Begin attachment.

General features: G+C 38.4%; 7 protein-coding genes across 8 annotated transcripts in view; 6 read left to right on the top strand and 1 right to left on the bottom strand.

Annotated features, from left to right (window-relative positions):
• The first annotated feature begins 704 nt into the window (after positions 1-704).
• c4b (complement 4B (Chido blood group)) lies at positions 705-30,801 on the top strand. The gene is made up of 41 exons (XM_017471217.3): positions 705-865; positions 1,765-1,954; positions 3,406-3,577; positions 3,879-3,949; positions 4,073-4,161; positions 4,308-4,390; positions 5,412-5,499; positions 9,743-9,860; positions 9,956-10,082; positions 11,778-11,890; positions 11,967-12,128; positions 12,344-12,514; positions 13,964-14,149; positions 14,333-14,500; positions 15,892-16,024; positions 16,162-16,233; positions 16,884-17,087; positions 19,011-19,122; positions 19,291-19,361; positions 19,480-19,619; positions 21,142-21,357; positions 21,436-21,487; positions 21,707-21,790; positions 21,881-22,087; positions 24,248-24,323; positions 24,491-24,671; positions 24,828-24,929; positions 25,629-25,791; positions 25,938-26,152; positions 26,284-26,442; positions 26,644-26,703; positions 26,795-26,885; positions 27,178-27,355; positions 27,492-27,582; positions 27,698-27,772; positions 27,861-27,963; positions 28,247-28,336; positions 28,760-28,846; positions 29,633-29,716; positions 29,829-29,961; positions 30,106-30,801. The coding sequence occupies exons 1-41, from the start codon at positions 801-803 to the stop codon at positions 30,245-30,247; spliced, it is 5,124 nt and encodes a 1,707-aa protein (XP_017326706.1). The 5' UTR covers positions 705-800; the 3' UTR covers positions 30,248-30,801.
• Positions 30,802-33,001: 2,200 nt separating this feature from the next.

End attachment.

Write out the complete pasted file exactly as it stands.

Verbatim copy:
General features: G+C 38.4%; 7 protein-coding genes across 8 annotated transcripts in view; 6 read left to right on the top strand and 1 right to left on the bottom strand.

Annotated features, from left to right (window-relative positions):
• The first annotated feature begins 704 nt into the window (after positions 1-704).
• c4b (complement 4B (Chido blood group)) lies at positions 705-30,801 on the top strand. The gene is made up of 41 exons (XM_017471217.3): positions 705-865; positions 1,765-1,954; positions 3,406-3,577; positions 3,879-3,949; positions 4,073-4,161; positions 4,308-4,390; positions 5,412-5,499; positions 9,743-9,860; positions 9,956-10,082; positions 11,778-11,890; positions 11,967-12,128; positions 12,344-12,514; positions 13,964-14,149; positions 14,333-14,500; positions 15,892-16,024; positions 16,162-16,233; positions 16,884-17,087; positions 19,011-19,122; positions 19,291-19,361; positions 19,480-19,619; positions 21,142-21,357; positions 21,436-21,487; positions 21,707-21,790; positions 21,881-22,087; positions 24,248-24,323; positions 24,491-24,671; positions 24,828-24,929; positions 25,629-25,791; positions 25,938-26,152; positions 26,284-26,442; positions 26,644-26,703; positions 26,795-26,885; positions 27,178-27,355; positions 27,492-27,582; positions 27,698-27,772; positions 27,861-27,963; positions 28,247-28,336; positions 28,760-28,846; positions 29,633-29,716; positions 29,829-29,961; positions 30,106-30,801. The coding sequence occupies exons 1-41, from the start codon at positions 801-803 to the stop codon at positions 30,245-30,247; spliced, it is 5,124 nt and encodes a 1,707-aa protein (XP_017326706.1). The 5' UTR covers positions 705-800; the 3' UTR covers positions 30,248-30,801.
• Positions 30,802-33,001: 2,200 nt separating this feature from the next.